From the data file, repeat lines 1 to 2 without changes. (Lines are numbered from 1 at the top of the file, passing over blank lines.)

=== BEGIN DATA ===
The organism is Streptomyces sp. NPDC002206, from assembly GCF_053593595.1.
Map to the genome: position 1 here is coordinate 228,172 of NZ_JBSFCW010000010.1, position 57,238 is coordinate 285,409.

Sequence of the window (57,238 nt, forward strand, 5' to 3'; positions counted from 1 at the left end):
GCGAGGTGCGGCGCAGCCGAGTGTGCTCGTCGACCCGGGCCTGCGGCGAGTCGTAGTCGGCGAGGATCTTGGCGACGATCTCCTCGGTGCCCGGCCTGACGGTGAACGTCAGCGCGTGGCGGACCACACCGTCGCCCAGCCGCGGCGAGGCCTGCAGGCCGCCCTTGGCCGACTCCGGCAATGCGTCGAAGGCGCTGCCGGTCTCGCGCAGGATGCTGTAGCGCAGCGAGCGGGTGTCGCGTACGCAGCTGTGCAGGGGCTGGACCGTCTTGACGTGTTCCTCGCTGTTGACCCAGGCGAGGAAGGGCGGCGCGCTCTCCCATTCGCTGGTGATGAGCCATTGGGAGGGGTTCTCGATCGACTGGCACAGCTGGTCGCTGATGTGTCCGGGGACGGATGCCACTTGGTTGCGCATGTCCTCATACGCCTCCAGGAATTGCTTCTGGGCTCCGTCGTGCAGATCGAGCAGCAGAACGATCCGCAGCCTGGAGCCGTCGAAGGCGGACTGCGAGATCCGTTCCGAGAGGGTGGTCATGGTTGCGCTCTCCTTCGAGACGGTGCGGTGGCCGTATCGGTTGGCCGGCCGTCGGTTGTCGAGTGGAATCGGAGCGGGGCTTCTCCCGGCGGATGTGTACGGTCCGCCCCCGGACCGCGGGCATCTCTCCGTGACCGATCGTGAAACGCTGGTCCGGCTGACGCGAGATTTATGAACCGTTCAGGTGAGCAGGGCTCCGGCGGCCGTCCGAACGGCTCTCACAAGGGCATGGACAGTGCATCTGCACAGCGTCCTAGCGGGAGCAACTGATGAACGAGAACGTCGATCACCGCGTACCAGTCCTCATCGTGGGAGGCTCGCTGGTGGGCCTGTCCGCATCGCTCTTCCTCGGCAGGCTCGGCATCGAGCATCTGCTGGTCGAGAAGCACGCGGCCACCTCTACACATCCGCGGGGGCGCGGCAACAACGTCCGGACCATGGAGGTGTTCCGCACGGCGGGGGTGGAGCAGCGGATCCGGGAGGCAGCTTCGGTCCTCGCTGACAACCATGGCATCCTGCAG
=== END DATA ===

The organism is Streptomyces sp. NPDC002206, from assembly GCF_053593595.1.
Map to the genome: position 1 here is coordinate 228,172 of NZ_JBSFCW010000010.1, position 57,238 is coordinate 285,409.